A recurring motif anchors rapper Kendrick Lamar’s long-awaited fifth album – one that feels packed with meaning. The sound of tap dancing anchors this troubled and occasionally troubling double album, delayed by writer’s block and the pandemic. It is one that wrestles with the trauma of the Black experience as refracted through the lives of Lamar and his wider family: his partner and two children (who grace the cover cover), his mother, uncles, aunties and cousins.
The staccato rhythms of the tap interludes are writ larger, too. This electrifying, uneasy record stops, starts and turns, often within the confines of one track. The beats are restless; few comforting grooves are allowed to build for very long. Lead single N95 feels like a conventional hip-hop banger, but launches itself headlong into a hornet’s nest of touchy subjects: mask-wearing, hypocrisy and “designer bullshit”. Conceived as a side one and a side two, Mr Morale & the Big Steppers exudes musical and lyrical bravura; it makes room for intimate, orchestral tender spots such as Crown – a title that encompasses the Nazarene crown of thorns Lamar wears on the album art, the knitted crown of the dreadlocked Bob Marley, and the kind of crown that makes the wearer’s head “heavy”. At the opposite end of the spectrum is a squelchy summer jam, Purple Hearts, which tackles the hard work of love in the company of a Ghostface Killah feature.
Although there are humorous touches – Lamar’s new nickname appears to be OK Lama – no tune here could be accused of being superficial or unmemorable. Auntie Diaries foregrounds the experience of Lamar’s trans family members, a track whose matter-of-factness (“Demetrius is Mary-Ann now”) is offset by its insensitive use of Caitlyn Jenner’s dead-name and the repeated chanting of a hate speech playground taunt. Lamar clarifies at the end: “We can say it together, but only if you let a white girl say n****.”
Tap dancing, of course, has long had its place in light entertainment, but as Lamar makes clear on Crown, he is no jester. “I’m not in the music business,” he sighs. He is “in the human business”. And humans – as we discover throughout these 18 tracks – are flawed, often unwittingly caught up in a remorseless grind in which people who have been damaged go on to hurt other people, a cycle of violence that the African American community bears disproportionately, thanks to the epigenetic echoes of slavery, poverty and ongoing racism.
With dazzling wordplay and caustic candour, Lamar tries to unpick the harm done to him and by him, his “daddy issues” (Father Time, which features Sampha on the hook), and his discomfort with saviour status. Despite being the only rapper ever to win a Pulitzer, Lamar directs his work staunchly towards his community, demanding healing, demanding change. He has had therapy and embraced the work of Eckhart Tolle, a writer whose emphasis on personal responsibility and creating a compassionate new world makes a notable change from hip-hop’s usual obsession with Machiavelli, Sun Tzu’s The Art of War and The 48 Laws of Power by Robert Greene.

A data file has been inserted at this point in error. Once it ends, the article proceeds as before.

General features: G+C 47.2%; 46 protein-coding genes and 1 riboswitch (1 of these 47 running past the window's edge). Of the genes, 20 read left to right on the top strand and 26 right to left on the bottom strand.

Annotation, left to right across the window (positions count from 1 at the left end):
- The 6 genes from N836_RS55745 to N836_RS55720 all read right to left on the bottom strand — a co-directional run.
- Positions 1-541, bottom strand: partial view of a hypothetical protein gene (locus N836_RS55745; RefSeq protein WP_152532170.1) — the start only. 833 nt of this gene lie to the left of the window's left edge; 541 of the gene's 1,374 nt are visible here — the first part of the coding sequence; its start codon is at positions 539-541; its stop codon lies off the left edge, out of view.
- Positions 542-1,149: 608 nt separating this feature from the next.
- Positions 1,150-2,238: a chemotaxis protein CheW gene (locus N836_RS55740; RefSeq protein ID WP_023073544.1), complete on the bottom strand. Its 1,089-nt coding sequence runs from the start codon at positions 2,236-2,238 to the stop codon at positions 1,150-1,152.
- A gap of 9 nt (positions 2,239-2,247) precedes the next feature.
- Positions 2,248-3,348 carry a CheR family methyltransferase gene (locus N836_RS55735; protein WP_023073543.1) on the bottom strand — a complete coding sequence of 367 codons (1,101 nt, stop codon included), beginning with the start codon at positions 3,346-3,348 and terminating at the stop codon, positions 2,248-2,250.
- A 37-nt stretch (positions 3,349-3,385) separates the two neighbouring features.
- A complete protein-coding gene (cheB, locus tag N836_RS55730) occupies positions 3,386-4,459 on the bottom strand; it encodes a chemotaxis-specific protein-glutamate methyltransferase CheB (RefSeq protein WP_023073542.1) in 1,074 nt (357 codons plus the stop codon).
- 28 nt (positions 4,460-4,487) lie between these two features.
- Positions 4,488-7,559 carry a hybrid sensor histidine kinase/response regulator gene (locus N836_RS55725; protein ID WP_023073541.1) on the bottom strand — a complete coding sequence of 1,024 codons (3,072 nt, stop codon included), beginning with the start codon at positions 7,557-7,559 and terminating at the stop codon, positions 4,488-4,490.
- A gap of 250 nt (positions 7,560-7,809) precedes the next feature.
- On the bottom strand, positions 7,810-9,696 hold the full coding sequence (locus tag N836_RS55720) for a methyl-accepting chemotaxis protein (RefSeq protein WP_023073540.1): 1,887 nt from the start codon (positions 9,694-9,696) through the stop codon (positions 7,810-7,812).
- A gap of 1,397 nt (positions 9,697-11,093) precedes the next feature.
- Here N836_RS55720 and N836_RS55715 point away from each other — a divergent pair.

The UK rapper Dave released his own psychotherapy-themed album in 2019, and Stormzy had a whole album about heavy crowns, but Lamar’s deep dive (“session 10, breakthrough”) remains vital and spectacular. Mother I Sober calls on the pained voice of Portishead’s Beth Gibbons in the chorus, as Lamar processes a vast amount of familial violence, berating himself for not being able to protect his mother, then masking his pain with materialism, intoxicants and compulsive infidelity. He takes to task the white enslavers who abused “our mothers and our sisters”.
Being in the human business, Lamar knows that people find it hard to be honest – another major theme in his work, here and previously. “Stop tap dancing around the conversation!” yells actor Taylour Paige, playing half of a rowing couple during We Cry Together. The character played by Paige has not just her partner, but all of toxic masculinity in her sights. “You the reason why strong women fucked up,” she screams, “you the reason for Trump, you the reason Harvey Weinstein had to see his conclusion, you the reason R Kelly can’t recognise that he’s abusive.”
For all the insight and nuance on Mr Morale & the Big Steppers, Lamar’s work does suffer from blind spots. Top Dawg Entertainment, his record label (this is his last album for them), supported Kelly, a convicted serial sexual abuser, when Spotify threatened to pull his work. The album features rapper Kodak Black, who pleaded guilty to sexually assaulting a schoolgirl. Many online drew the conclusion that Lamar hates so-called cancel culture more than he hates abuse.
So his journey towards some state of grace is clearly a work in progress. But wisdom is a patchwork: you only get bits of it at a time. And perhaps the most breathtaking moment on the album finds Lamar self-flagellating on Crown as some loose jazz piano chords fall around him. “But the time it’ll come, to not be there when somebody needs you,” he aches, the burden of that failure in inverse proportion to the tenderness of his voice.